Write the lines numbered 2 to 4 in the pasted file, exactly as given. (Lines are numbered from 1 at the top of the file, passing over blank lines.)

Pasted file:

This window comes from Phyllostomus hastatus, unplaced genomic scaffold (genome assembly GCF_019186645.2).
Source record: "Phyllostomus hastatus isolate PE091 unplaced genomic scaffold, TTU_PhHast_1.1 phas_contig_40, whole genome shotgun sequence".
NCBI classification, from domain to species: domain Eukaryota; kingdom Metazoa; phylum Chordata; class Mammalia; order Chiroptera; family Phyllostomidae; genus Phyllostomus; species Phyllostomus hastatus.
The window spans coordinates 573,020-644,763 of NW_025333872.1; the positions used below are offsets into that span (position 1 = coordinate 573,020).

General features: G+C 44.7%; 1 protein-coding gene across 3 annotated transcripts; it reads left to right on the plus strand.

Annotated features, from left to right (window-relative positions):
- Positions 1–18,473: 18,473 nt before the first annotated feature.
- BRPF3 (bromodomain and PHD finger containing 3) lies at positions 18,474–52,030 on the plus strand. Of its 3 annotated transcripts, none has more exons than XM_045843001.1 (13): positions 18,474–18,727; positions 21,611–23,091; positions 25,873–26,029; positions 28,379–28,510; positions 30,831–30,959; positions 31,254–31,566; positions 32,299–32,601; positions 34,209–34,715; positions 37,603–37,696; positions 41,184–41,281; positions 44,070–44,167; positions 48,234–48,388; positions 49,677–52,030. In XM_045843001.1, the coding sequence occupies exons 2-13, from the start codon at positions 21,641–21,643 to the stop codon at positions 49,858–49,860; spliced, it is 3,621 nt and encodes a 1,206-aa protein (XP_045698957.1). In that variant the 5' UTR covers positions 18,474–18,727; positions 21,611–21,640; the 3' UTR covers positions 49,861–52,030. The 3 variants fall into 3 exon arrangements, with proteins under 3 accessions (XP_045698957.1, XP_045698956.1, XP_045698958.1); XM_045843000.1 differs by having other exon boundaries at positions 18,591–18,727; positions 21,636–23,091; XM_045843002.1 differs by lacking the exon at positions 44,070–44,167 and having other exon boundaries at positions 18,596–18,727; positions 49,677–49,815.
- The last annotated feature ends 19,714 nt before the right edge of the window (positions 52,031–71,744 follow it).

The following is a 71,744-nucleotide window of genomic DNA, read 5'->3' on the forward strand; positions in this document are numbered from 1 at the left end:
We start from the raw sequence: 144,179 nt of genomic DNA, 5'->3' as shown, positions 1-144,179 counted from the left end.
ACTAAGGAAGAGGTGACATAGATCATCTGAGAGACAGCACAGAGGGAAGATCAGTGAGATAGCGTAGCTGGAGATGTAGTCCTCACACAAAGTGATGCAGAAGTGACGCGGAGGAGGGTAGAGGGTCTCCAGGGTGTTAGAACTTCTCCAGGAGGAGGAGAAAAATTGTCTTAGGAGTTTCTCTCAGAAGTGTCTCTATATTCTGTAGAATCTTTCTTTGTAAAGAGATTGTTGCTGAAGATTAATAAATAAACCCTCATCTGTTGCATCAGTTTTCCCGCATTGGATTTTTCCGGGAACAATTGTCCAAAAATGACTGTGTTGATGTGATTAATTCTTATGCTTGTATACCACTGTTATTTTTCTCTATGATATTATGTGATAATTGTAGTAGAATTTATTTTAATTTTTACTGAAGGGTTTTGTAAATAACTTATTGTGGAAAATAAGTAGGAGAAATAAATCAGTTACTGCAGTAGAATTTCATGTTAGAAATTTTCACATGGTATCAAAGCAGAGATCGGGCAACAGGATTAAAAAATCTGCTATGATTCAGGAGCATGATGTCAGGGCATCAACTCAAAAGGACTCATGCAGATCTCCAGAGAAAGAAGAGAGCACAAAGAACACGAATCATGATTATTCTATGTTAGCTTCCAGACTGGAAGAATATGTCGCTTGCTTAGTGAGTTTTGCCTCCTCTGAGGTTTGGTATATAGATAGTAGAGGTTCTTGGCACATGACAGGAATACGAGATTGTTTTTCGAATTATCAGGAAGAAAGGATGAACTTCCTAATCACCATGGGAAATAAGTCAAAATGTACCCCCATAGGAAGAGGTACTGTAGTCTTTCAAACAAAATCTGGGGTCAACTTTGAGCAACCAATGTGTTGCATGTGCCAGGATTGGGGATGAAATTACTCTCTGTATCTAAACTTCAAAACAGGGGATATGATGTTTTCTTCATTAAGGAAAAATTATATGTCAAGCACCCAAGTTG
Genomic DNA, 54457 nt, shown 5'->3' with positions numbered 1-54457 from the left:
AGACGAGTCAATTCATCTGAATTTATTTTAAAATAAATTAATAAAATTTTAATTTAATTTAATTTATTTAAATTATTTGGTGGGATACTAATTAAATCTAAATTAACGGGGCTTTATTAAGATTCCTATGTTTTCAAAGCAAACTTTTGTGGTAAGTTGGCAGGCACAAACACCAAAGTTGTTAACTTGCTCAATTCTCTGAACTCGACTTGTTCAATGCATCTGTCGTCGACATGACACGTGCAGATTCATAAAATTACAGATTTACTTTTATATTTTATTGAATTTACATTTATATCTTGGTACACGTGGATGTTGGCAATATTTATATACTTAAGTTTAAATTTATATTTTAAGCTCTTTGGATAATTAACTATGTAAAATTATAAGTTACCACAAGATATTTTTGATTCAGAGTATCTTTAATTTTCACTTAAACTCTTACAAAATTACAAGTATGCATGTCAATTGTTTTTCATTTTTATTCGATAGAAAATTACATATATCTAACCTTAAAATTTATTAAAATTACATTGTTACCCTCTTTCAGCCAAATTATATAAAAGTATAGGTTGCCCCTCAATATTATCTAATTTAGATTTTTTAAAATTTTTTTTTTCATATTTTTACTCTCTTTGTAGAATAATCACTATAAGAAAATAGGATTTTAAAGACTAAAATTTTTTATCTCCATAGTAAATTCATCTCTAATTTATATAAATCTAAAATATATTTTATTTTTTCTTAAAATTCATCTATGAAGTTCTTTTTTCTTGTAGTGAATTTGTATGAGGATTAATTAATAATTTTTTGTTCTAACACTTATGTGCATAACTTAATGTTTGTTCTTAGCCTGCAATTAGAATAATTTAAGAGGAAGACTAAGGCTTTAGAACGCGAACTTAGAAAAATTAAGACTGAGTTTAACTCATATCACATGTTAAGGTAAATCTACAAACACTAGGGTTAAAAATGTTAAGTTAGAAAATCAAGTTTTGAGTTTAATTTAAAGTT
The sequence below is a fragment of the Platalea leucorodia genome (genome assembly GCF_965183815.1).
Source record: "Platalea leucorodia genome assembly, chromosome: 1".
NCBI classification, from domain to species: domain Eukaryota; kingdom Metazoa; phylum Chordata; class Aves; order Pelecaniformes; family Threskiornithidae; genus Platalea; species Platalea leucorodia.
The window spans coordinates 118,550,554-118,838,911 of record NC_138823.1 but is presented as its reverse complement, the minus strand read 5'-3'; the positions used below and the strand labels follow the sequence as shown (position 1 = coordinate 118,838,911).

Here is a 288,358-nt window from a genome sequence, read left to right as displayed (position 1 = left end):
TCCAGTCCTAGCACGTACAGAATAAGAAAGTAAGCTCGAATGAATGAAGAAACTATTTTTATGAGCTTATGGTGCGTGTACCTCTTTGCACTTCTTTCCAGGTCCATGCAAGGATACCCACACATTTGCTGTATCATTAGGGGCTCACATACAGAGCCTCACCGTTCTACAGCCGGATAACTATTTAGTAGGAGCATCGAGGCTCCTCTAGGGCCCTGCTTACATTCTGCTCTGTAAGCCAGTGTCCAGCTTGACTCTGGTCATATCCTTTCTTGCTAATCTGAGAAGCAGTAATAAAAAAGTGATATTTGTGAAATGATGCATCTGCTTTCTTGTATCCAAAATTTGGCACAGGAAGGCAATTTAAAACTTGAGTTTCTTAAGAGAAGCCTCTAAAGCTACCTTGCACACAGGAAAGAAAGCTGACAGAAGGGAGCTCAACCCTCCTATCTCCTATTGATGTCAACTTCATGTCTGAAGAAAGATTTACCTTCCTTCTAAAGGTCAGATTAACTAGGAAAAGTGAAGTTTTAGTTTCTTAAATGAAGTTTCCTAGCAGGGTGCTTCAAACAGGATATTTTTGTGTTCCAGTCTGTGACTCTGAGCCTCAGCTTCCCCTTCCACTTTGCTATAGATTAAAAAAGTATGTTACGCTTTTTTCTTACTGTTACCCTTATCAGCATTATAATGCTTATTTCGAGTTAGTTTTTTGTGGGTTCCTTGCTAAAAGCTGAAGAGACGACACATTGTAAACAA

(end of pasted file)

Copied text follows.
Source record: "Phyllostomus hastatus isolate PE091 unplaced genomic scaffold, TTU_PhHast_1.1 phas_contig_40, whole genome shotgun sequence".
NCBI classification, from domain to species: domain Eukaryota; kingdom Metazoa; phylum Chordata; class Mammalia; order Chiroptera; family Phyllostomidae; genus Phyllostomus; species Phyllostomus hastatus.
The window spans coordinates 573,020-644,763 of NW_025333872.1; the positions used below are offsets into that span (position 1 = coordinate 573,020).